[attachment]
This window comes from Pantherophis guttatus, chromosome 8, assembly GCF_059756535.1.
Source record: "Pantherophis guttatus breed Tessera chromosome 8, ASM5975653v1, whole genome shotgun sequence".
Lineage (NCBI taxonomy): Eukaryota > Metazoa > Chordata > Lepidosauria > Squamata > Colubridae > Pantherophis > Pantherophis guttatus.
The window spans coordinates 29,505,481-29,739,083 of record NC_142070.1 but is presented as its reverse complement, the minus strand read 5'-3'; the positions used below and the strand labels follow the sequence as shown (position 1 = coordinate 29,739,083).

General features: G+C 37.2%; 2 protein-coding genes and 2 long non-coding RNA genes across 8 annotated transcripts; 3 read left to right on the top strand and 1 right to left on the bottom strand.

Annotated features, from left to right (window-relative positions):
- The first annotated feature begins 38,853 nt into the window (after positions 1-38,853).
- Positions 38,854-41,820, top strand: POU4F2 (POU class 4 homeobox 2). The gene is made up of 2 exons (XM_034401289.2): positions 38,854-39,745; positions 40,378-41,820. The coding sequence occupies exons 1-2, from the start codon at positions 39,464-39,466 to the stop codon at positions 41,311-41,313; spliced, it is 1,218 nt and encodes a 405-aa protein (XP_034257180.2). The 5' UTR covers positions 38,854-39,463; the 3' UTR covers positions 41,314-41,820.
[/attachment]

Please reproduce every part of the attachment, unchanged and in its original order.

This window comes from Pantherophis guttatus, chromosome 8, assembly GCF_059756535.1.
Source record: "Pantherophis guttatus breed Tessera chromosome 8, ASM5975653v1, whole genome shotgun sequence".
Lineage (NCBI taxonomy): Eukaryota > Metazoa > Chordata > Lepidosauria > Squamata > Colubridae > Pantherophis > Pantherophis guttatus.
The window spans coordinates 29,505,481-29,739,083 of record NC_142070.1 but is presented as its reverse complement, the minus strand read 5'-3'; the positions used below and the strand labels follow the sequence as shown (position 1 = coordinate 29,739,083).

General features: G+C 37.2%; 2 protein-coding genes and 2 long non-coding RNA genes across 8 annotated transcripts; 3 read left to right on the top strand and 1 right to left on the bottom strand.

Annotated features, from left to right (window-relative positions):
- The first annotated feature begins 38,853 nt into the window (after positions 1-38,853).
- Positions 38,854-41,820, top strand: POU4F2 (POU class 4 homeobox 2). The gene is made up of 2 exons (XM_034401289.2): positions 38,854-39,745; positions 40,378-41,820. The coding sequence occupies exons 1-2, from the start codon at positions 39,464-39,466 to the stop codon at positions 41,311-41,313; spliced, it is 1,218 nt and encodes a 405-aa protein (XP_034257180.2). The 5' UTR covers positions 38,854-39,463; the 3' UTR covers positions 41,314-41,820.